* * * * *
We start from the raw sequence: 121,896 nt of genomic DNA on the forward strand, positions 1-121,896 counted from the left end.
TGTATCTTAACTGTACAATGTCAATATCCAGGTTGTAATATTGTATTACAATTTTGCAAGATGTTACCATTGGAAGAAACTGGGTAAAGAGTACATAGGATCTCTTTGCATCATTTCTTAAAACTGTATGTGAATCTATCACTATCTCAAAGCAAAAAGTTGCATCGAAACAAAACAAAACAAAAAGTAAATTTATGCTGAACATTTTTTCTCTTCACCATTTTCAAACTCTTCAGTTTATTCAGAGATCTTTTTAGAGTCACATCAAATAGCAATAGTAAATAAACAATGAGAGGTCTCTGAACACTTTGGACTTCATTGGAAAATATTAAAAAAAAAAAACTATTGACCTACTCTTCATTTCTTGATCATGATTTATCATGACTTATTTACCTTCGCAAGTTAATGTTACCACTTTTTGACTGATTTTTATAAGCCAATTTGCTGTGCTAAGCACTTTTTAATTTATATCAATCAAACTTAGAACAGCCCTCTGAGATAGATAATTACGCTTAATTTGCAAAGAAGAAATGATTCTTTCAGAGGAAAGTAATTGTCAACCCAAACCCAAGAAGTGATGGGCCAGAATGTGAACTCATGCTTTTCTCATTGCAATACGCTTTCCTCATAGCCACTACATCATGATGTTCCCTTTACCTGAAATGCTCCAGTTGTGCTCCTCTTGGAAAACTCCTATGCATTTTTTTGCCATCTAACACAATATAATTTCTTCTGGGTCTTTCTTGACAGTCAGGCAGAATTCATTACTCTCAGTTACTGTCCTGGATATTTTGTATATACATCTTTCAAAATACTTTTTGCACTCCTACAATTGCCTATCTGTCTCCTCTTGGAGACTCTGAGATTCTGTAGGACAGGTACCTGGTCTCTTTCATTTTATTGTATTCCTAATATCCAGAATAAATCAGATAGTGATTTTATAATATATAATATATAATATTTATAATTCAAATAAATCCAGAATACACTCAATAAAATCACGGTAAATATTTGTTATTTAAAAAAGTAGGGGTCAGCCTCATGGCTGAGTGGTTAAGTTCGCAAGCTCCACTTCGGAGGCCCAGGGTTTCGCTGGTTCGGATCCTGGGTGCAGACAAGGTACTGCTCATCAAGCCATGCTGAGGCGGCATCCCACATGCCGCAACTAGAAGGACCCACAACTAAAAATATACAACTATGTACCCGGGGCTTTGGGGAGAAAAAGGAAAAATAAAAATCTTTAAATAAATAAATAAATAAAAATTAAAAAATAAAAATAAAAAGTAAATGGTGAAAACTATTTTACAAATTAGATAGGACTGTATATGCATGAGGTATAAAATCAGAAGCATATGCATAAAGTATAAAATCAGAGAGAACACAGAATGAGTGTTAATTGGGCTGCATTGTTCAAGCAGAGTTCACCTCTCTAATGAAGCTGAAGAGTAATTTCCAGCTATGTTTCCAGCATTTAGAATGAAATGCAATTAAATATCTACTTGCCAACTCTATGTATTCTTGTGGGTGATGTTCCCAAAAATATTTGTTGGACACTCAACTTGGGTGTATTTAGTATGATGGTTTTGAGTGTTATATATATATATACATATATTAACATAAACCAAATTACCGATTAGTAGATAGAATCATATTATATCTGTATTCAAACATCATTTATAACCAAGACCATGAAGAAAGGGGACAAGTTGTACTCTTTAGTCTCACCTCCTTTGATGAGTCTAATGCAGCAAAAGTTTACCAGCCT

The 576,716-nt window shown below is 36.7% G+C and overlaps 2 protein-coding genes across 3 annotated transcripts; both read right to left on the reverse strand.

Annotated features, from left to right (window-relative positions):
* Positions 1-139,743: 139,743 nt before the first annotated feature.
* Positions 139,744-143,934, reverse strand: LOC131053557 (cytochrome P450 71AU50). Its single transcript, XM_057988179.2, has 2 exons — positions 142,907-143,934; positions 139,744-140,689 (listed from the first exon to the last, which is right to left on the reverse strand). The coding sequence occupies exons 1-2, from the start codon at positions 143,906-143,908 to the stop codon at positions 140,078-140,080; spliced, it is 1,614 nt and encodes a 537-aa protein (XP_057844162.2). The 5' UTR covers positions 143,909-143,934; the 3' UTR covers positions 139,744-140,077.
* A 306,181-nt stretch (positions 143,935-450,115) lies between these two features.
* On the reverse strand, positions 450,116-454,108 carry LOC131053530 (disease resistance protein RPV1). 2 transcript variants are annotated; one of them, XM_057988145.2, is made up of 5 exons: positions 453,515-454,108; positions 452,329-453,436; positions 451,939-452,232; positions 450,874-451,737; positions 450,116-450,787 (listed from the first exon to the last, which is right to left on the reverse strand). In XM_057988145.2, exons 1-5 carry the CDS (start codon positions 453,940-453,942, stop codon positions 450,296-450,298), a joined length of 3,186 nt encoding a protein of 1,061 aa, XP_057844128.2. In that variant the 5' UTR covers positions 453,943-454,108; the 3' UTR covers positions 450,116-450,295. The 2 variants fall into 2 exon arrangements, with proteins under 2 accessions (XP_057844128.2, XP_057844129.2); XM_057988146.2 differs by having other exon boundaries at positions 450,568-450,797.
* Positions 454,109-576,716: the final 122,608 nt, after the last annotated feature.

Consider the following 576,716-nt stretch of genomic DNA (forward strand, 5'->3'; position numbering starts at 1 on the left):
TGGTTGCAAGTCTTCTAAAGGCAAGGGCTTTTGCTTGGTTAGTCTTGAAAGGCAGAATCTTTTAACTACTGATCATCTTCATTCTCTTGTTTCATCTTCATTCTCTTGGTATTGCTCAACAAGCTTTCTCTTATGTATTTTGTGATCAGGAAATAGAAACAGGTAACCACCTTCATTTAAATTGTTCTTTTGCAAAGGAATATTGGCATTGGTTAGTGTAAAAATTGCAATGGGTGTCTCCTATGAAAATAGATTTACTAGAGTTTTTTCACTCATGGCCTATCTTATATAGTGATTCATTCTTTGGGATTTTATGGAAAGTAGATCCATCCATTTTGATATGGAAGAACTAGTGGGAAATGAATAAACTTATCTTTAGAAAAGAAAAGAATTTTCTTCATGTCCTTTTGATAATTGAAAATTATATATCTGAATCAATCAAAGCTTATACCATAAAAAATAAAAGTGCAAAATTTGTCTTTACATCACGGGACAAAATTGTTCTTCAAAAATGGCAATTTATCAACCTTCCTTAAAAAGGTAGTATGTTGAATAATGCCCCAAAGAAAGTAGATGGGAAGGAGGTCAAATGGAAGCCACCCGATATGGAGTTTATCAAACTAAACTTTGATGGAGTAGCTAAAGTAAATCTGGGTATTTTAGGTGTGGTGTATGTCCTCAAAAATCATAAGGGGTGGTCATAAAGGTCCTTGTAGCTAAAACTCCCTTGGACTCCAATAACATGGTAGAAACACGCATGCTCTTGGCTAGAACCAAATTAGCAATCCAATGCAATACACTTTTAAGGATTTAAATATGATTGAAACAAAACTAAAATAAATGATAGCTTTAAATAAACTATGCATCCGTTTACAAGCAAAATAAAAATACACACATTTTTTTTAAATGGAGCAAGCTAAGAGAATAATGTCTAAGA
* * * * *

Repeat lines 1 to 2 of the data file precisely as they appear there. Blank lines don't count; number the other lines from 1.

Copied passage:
We start from the raw sequence: 121,896 nt of genomic DNA on the forward strand, positions 1-121,896 counted from the left end.
TGTATCTTAACTGTACAATGTCAATATCCAGGTTGTAATATTGTATTACAATTTTGCAAGATGTTACCATTGGAAGAAACTGGGTAAAGAGTACATAGGATCTCTTTGCATCATTTCTTAAAACTGTATGTGAATCTATCACTATCTCAAAGCAAAAAGTTGCATCGAAACAAAACAAAACAAAAAGTAAATTTATGCTGAACATTTTTTCTCTTCACCATTTTCAAACTCTTCAGTTTATTCAGAGATCTTTTTAGAGTCACATCAAATAGCAATAGTAAATAAACAATGAGAGGTCTCTGAACACTTTGGACTTCATTGGAAAATATTAAAAAAAAAAAACTATTGACCTACTCTTCATTTCTTGATCATGATTTATCATGACTTATTTACCTTCGCAAGTTAATGTTACCACTTTTTGACTGATTTTTATAAGCCAATTTGCTGTGCTAAGCACTTTTTAATTTATATCAATCAAACTTAGAACAGCCCTCTGAGATAGATAATTACGCTTAATTTGCAAAGAAGAAATGATTCTTTCAGAGGAAAGTAATTGTCAACCCAAACCCAAGAAGTGATGGGCCAGAATGTGAACTCATGCTTTTCTCATTGCAATACGCTTTCCTCATAGCCACTACATCATGATGTTCCCTTTACCTGAAATGCTCCAGTTGTGCTCCTCTTGGAAAACTCCTATGCATTTTTTTGCCATCTAACACAATATAATTTCTTCTGGGTCTTTCTTGACAGTCAGGCAGAATTCATTACTCTCAGTTACTGTCCTGGATATTTTGTATATACATCTTTCAAAATACTTTTTGCACTCCTACAATTGCCTATCTGTCTCCTCTTGGAGACTCTGAGATTCTGTAGGACAGGTACCTGGTCTCTTTCATTTTATTGTATTCCTAATATCCAGAATAAATCAGATAGTGATTTTATAATATATAATATATAATATTTATAATTCAAATAAATCCAGAATACACTCAATAAAATCACGGTAAATATTTGTTATTTAAAAAAGTAGGGGTCAGCCTCATGGCTGAGTGGTTAAGTTCGCAAGCTCCACTTCGGAGGCCCAGGGTTTCGCTGGTTCGGATCCTGGGTGCAGACAAGGTACTGCTCATCAAGCCATGCTGAGGCGGCATCCCACATGCCGCAACTAGAAGGACCCACAACTAAAAATATACAACTATGTACCCGGGGCTTTGGGGAGAAAAAGGAAAAATAAAAATCTTTAAATAAATAAATAAATAAAAATTAAAAAATAAAAATAAAAAGTAAATGGTGAAAACTATTTTACAAATTAGATAGGACTGTATATGCATGAGGTATAAAATCAGAAGCATATGCATAAAGTATAAAATCAGAGAGAACACAGAATGAGTGTTAATTGGGCTGCATTGTTCAAGCAGAGTTCACCTCTCTAATGAAGCTGAAGAGTAATTTCCAGCTATGTTTCCAGCATTTAGAATGAAATGCAATTAAATATCTACTTGCCAACTCTATGTATTCTTGTGGGTGATGTTCCCAAAAATATTTGTTGGACACTCAACTTGGGTGTATTTAGTATGATGGTTTTGAGTGTTATATATATATATACATATATTAACATAAACCAAATTACCGATTAGTAGATAGAATCATATTATATCTGTATTCAAACATCATTTATAACCAAGACCATGAAGAAAGGGGACAAGTTGTACTCTTTAGTCTCACCTCCTTTGATGAGTCTAATGCAGCAAAAGTTTACCAGCCT